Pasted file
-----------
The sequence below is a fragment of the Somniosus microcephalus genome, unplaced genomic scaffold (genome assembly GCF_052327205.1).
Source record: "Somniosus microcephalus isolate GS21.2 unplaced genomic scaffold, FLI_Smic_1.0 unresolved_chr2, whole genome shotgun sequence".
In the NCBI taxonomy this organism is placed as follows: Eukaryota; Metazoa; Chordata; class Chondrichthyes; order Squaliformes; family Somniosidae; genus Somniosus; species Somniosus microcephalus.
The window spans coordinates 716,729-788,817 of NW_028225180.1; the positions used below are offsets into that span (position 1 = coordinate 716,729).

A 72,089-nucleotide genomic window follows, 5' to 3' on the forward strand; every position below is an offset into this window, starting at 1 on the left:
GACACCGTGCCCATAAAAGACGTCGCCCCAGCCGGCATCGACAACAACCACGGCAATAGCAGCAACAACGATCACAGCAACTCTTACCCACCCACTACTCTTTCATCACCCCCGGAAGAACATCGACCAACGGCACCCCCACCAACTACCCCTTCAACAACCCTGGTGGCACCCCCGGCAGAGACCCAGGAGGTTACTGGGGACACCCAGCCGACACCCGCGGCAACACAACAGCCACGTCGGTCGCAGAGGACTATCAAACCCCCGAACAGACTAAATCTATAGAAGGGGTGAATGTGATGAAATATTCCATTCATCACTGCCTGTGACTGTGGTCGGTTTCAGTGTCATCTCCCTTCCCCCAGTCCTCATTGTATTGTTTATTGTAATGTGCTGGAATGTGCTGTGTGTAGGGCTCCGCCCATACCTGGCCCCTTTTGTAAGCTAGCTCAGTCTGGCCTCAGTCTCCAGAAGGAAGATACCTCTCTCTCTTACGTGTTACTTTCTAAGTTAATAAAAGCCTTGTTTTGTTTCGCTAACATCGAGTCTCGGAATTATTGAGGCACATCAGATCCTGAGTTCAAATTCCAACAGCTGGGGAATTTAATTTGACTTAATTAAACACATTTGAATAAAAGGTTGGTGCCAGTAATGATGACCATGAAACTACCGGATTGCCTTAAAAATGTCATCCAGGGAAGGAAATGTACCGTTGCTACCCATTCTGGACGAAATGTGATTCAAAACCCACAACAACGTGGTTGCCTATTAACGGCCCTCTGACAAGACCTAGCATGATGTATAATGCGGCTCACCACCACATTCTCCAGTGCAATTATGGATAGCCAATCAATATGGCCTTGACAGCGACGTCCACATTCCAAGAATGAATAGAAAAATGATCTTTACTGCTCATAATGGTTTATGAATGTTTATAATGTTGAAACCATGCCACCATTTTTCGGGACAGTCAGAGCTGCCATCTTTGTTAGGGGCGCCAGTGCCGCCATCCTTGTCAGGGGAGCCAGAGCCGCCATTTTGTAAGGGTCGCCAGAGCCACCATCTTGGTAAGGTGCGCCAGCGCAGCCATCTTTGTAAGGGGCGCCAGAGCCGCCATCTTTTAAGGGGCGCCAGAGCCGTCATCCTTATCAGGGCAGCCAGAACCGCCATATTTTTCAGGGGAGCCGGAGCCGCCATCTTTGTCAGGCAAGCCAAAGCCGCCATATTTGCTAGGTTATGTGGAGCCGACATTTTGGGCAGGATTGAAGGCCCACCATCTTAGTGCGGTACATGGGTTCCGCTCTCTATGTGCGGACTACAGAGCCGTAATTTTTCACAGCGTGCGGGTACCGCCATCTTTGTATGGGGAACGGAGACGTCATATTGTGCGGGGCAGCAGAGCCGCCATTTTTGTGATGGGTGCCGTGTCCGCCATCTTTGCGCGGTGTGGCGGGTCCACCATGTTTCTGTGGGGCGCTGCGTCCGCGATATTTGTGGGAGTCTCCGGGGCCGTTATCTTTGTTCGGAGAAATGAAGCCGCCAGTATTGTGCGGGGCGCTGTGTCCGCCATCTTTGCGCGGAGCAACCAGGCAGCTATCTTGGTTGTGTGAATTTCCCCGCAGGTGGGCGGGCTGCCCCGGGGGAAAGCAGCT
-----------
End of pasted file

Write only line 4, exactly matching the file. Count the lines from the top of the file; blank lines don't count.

The window spans coordinates 716,729-788,817 of NW_028225180.1; the positions used below are offsets into that span (position 1 = coordinate 716,729).